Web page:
During his time in Paris, Orwell met many extraordinary characters and their life stories enliven the book as they revel in their tactics for survival and schemes for beating the system buoyed up by unrealistic optimism.

His experiences of travelling with tramps around London, after his return from Paris, are moving and a sad reflection of how some people can fall out of society and have to rely on grudging charity. The book concludes, like his later book The Road to Wigan Pier, with sensible suggestions as to how life could be made better for these indigents at no extra cost or even less cost to society.

The narrator is superb.

7 of 7 people found this review helpful

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  • Ron
  • 12-31-15

The years changes but the times don't

A powerful read on how life for the down and out really was (is), a must read for all who are interested in social history, and remember about how if we don't learn for our history how it will repeat itself

8 of 9 people found this review helpful

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  • Hilary
  • 11-05-17

A real insight

Everyone should read this book as a warning about life without a safety net.
Jeremy Northam's narration is superb his characterisation spot on.

3 of 3 people found this review helpful

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  • Curly
  • 10-31-17

An important book

this book gives depth to Marxist theory better than dry dogma. I feel I understand what it must be like to suffer poverty in the prewar period

3 of 3 people found this review helpful

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  • Lawrence C.
  • 10-31-17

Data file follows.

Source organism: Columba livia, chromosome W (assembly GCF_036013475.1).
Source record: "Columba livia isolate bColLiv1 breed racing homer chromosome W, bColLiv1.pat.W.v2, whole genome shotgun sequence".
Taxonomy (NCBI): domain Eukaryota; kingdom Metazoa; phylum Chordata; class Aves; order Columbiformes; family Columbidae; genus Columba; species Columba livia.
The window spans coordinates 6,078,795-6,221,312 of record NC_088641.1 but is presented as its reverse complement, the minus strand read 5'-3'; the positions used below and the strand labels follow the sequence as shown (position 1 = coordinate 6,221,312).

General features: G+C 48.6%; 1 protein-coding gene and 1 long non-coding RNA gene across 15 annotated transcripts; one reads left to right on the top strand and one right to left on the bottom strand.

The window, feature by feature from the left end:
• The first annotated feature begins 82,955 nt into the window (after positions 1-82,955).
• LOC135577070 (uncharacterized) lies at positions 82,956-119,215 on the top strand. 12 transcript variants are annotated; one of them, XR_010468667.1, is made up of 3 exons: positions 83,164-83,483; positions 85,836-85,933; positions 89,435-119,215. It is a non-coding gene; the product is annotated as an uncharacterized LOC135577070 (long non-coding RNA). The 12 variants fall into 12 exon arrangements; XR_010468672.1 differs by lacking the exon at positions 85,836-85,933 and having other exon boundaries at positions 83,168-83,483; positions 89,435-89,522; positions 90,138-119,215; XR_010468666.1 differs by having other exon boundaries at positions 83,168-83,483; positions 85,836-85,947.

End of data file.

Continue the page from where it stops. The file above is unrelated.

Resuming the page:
Masterful story telling and narration .

Orwell’s story is a timeless one of society’s forgotten people . The story is Orwell’s real adventures living on the bread line in Paris and London .
The narration and voice acting is first class . The narrator is able to portray a variety of accents with ease without falling into stereotyping .
I would definitely recommend this title .

3 of 3 people found this review helpful

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  • ania
  • 10-12-17

Interesting story but

Interesting story but the narrator spoiled it a bit. It is hard to enjoy a book, any book where all the charactes, exept the narrator sound like annoying morrons. Especially irrytating in case of Russian characters. So overdone .

3 of 3 people found this review helpful

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  • Boggy of Bucks
  • 10-09-17

Lessons from a different age, for this one

I had no expectations for this book, never having read it nor heard anything of it. It is, naturally, a tale of it’s time - full of the ignorant and bigoted language of a different era - but with an ageless quality nevertheless. For a person who has never experienced much misfortune in his life this book is a window into that world where catch 22s abound and the natural trajectory appears inevitably downwards.

There is something irresistible though about such escapism, regardless of the woeful experiences of the author.

The narrator was excellent.

3 of 3 people found this review helpful

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  • pixie
  • 10-08-17

powerful listen

I had forgotten just how amazing this book is, a real insight to the life of the 'not so well off . The story is superbly read and the detail of poverty told in a manner to easily understand as it is a first hand account. A must read classic!

3 of 3 people found this review helpful

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  • AllanJensen
  • 10-03-17

what a fantastic narrator !!!!!!! More from him !!

Orwell is such a prolific writer. Sad that 1984 is the most famous of his books.

3 of 3 people found this review helpful

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  • Patj
  • 09-29-17

Could be somewhere today.

Dated of course but sadly not so different from the present day. An interesting account.

3 of 3 people found this review helpful

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  • Gaetano
  • 10-24-17

wasn't expecting much.

what a story, he really was a great writer.
really make see even today how little we know of the lives around us.